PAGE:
5 Jun 2015

NZ pushes for Palestine-Israel peace process

6:40 am on 5 June 2015

The Foreign Minister says he hopes intervention from New Zealand will help jolt Israel and the Palestinian Authority into making some sort of progress in the peace process.

Mr McCully is in the Middle East, where he has met with Prime Minister Benjamin Netanyahu in Jerusalem, and President Mahmoud Abbas in Ramallah.

Murray McCully

Murray McCully Photo: RNZ / Chris Bramwell

He said both parties had agreed in principle to meet to pursue peace, but could not agree on the exact circumstances or conditions.

Mr McCully said New Zealand wanted to take advantage of its position on the United Nations Security Council to try to broker some progress.

"New Zealand having been elected to the UN Security Council is determined to see that the Security Council lives up to its responsibilities in relation to the Middle East peace process.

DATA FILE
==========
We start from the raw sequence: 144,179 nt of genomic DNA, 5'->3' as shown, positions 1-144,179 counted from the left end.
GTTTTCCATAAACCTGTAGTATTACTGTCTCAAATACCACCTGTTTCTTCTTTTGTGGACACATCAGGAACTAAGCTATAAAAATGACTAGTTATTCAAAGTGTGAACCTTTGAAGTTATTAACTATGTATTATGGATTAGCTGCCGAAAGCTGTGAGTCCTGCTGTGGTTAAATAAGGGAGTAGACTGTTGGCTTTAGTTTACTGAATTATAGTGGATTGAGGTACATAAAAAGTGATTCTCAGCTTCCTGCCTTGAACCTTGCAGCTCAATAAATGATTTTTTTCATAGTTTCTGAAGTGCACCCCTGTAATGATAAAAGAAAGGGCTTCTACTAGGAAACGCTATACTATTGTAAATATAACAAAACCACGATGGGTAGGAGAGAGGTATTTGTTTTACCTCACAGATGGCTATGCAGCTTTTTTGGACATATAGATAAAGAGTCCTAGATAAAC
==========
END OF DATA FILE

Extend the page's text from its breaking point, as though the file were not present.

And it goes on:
"So if others don't get an resolution to come forward, that's something that we will consider - so it's really a time coming up over the next couple of months where those decisions will have to be made."

Mr McCully said New Zealand would continue work on a Security Council resolution, but would also keep an eye on a paper that France, a permanent member of the council, was working on.

He said after his talks, he believed there was space to bring the two parties together - the right conditions just had to be created to clear the way for that to happen.

He said obviously Prime Minister Netanyahu and President Abbas are the two principal players.

Benjamin Netanyahu

Benjamin Netanyahu Photo: AFP

"If they won't sit in the room and try to come to some arrangement, a way to move forward, then obviously the rest of the international community is going to be wasting its time.

"So we really do need to see a constructive attitude from the primary players, and of course from big neighbours like Egypt, where I visited earlier in the week, and of course the United States has got an indispensable role in any progress in the Middle East peace process."

Mr McCully said New Zealand had an independent voice and a good relationship with both parties, so could have an important role as an honest broker.

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